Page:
It is from this struggle that my mother’s tostadas were born.  Like all overpriced cuisine, it was born from desperation and brought to you by the poor.  My Mother could make a meal out of nothing.  I don’t remember the specific date, but the memory always starts the same:  I was hungry and all we had in the refrigerator was a take-home-plate from a party we had attended over the weekend.  The plate was composed of two or three pieces of chicken, rice, salad and some hardened tortillas.  For Latinos growing up in Los Angeles, this was a common food given at parties, because it was cheap to make.  Other times, it could have been what looked like a bare-bone chicken on a plate.  Whatever the set up, my mother would pluck the remaining poultry meat from the bones, and add whatever veggies she could.  She would deep fry the tortillas, once crisp, she would smother a teaspoon of fried beans over them.  The chicken layer would be next, and it would all be topped with shredded lettuce, chile and a sprinkle of cheese.  The result:  The world famous Crenshaw Tostada.  It was perfect.  It was warm.  The flavors of freshness would explode in your mouth.  If we were doing well, it would include Guacamole.  The tostada is perfect, no matter what the occasion.  As I bit through the warm crunchy awesomeness, using my hand to hold it together as my teeth created a cracked fault line through the middle of the deep fried tortilla, I knew we would be okay.  I have continued the tradition of the Tostada and have renamed it the Bell Gardens tostada.  It costs about .80 cents to make, but you can get one at Broken Spanish in Downtown L.A. for $13.00.

Overpriced cuisine, inspired by necessity

The Burrito.  $12.87 for the Quesarito Burrito (Chipotle secret menu).  Neither Taco Bell or El Cholo are responsible for the Burrito’s creation.  Though there are cultural references of the Burrito since 1848, it made the Oxford English Dictionary in 1934.  The visual we get of a Burrito is a modern model, it is the “Mission style” burrito.  Though people have been putting food inside a tortilla since the creation of the tortilla, we understand that the burrito is a product of the labor force.  Poor workers would wrap meat and whatever other leftovers they had into a large tortilla to-go, only to unwrap it many miles later, perhaps while sitting under a tree.  Without access to refrigeration and too far from the farm house for a quick trip back for lunch, the Burrito became the most efficient way to “take your lunch” with you.

Fried Chicken.  $200 for a fried chicken meal, Ad Hoc, Yountville, CA.  Scottish-Irish Immigrants to the United States introduced their motherland cooking tricks to the Southern States, where African slaves were able to incorporate American seasonings to make it, well, American.  Think about it, how do you feed an entire family with one chicken?  You bread it.  Increasing the calorie count and obviously flavor.  The same recipe was given to Catfish, creating a separate famous southern dish.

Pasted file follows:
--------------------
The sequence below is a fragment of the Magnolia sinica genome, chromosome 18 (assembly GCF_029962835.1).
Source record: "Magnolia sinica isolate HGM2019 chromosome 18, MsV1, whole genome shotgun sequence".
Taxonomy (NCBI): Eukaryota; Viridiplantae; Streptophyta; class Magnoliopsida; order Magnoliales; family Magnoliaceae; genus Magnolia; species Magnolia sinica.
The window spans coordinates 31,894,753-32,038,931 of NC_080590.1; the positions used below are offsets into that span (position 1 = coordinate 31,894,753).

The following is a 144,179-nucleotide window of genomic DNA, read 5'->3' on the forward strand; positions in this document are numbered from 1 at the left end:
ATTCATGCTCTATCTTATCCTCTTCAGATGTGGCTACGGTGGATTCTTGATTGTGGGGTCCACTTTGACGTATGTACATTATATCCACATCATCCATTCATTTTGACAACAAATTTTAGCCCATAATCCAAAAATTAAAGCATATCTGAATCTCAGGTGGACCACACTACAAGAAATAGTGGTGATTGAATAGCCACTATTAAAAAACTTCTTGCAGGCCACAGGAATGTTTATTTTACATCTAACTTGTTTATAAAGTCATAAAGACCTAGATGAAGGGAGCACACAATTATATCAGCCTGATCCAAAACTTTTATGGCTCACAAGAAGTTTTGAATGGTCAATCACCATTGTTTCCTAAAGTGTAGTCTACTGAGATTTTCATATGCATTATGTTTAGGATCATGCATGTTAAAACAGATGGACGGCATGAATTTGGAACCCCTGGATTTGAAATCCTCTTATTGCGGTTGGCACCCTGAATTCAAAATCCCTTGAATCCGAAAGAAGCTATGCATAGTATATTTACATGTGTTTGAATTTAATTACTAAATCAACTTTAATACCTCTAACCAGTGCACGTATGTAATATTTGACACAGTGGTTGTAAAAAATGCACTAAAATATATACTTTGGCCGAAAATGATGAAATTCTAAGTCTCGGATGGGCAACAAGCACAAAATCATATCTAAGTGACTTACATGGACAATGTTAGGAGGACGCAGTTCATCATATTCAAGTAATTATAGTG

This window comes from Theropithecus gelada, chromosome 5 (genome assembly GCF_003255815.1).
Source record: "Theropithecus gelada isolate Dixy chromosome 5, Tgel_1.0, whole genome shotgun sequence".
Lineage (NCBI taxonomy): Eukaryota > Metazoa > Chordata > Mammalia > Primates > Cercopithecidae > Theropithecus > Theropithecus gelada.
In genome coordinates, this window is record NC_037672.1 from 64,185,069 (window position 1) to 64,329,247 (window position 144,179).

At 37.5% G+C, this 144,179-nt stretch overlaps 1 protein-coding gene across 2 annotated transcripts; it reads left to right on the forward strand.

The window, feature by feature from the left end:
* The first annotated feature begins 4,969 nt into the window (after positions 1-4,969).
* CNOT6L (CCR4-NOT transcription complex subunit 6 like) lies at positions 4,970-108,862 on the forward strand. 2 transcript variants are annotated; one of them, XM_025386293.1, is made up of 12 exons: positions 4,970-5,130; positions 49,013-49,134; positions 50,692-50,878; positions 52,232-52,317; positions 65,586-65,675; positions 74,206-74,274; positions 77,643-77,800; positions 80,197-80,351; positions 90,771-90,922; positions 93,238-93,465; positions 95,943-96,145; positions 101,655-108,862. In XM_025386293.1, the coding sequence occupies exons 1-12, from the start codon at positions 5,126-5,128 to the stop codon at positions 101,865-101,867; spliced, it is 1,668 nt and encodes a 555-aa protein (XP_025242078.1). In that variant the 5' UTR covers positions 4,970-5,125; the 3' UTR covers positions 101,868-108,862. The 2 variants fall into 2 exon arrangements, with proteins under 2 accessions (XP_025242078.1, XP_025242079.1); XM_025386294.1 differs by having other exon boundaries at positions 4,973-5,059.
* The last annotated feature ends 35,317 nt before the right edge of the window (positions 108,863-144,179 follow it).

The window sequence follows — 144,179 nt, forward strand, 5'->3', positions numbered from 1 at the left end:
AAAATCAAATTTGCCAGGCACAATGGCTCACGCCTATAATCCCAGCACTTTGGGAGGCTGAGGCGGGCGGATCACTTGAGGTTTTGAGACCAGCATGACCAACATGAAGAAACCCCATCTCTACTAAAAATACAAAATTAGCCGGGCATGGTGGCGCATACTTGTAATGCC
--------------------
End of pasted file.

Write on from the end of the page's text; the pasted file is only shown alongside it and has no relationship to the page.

Gumbo. $18 a bowl, Harold and Belle’s.  According to Dr. Carl A. Brasseaux, expert on all things Cajun, the first documented references to gumbo appeared in the 19th century. In 1803, gumbo was served at a Gubernatorial reception in New Orleans, and in 1804 gumbo was served at a Cajun gathering on the Acadian Coast.  Today’s Gumbo however, is very different from what was served in the 1800’s.  Most people associate Gumbo with seafood gumbo; it isn’t rare for it to also include chicken, ham, bacon, oysters, crab, shrimp and beef.  The modern version of Gumbo is a result of the poor getting together trying to have a good time with everybody bringing a little something to the party and throwing it “in the pot”.  Everybody eats.

Chile con Carne.  International Chili Cookoff First-place prize: $25,000.  Historians agree that J.C. Clopper, from Texas, was the first to document the phenomenon. In his visit to San Antonio in 1828, he documented his observations and wrote “When they [poor families of San Antonio] have to lay for their meat in the market, a very little is made to suffice for the family; it is generally cut into a kind of hash with nearly as many peppers as there are pieces of meat–this is all stewed together.”  Like most things in Texas (cowboys, spurs and music) Chili con Carne is Mexican influenced.  Before the dividing lines of border politics, poor Mexican and poor American cowboys met along what is now the border, to discuss topography and ranching.  It was not rare for a witch’s plot full of hash meat, chili peppers and beans to be sitting over a fire.

 Lobster.  $16.29 for one Maine Lobster Tail, Red Lobster.  Seafood is supposed to be a poorman’s food.  So as long as you have a hook and some string, you can catch and cook your own seafood.  During peak season, Lobster was approximately $3.69 a pound, in Maine.

Modern day Tostada Ingridients:

6 crunchy Tostadas

Two boiled chicken breast

Frozen Vegetables

1 can of tomato sauce

1 garlic clove

Half a chopped onion

Half a head of lettuce

One chopped tomato

Shredded Parmesan cheese

1 can of beans (any color of beans)

Sour Cream

Avocado

The Bell Gardens Tostada Ingredients:

Chicken.  Restaurant left-over chicken is the best.  It is seasoned differently than you would.  The local food bank would provide us with a box of produce occasionally.  This allowed for my mother to sautee the chicken meat with carrots, onion, potatoes, carrots, celery and tomato.

Beans.  We always had boiled beans in the house.  Tostadas require the beans be mashed and fried; with pork fat, or Manteca.  Throwing in a little chile and/or Cotija cheese in the frying process was always an option.

Side Sauce.  Tomatoes are blended and poured into a deep, hot pan, where garlic and onion have been caramelized.  This is your topping sauce.

Tostadas.  Tostadas must be served hot, so they are the last to be prepared.  Day-old tortillas are preferred.  Once you decide if you will be dipping them in enchilada sauce or not, put them in hot oil until crispy.

Please reference paragraph two for preparation instructions.

Enjoy!

 

 

 

 

 

 

 

 

 

 

 

 

 

References

 

“The Mexican Food Revolution.” National Museum of American History. N.p., 30 May 2014.

Web. 26 Nov. 2016. <http://americanhistory.si.edu/food/resetting-table/mexican-food-revolution>.

 

“Four Big Facts The Daily Got Wrong In Its History of the Burrito.” OC Weekly. N.p., 27 May

  1. Web. 01 Dec. 2016. <http://www.ocweekly.com/restaurants/four-big-facts-the-daily-got-wrong-in-its-history-of-the-burrito-6627691>.

 

“History of Fried Chicken & Spotlight on Chef Duff Goldman…” Ergo Chef Blog. N.p., 15 July

  1. Web. 28 Nov. 2016. <http://ergochef.com/blog/history-of-fried-chicken-spotlight-on-chef-duff-goldman/>.

 

“Where Did Southern Fried Chicken Come From?” United States – Where Did Southern Fried

Chicken Come From? – History Stack Exchange. Stack Exchange, 28 Sept. 2014. Web. 01 Dec. 2016. http://history.stackexchange.com/questions/15364/where-did-southern-fried-chicken-come-from.

 

“Chili History.” National Chili Day. ICS, 23 Feb. 2016. Web. 01 Dec. 2016.

<http://www.nationalchiliday.com/chili-history.html#.WERORtIrJdg>.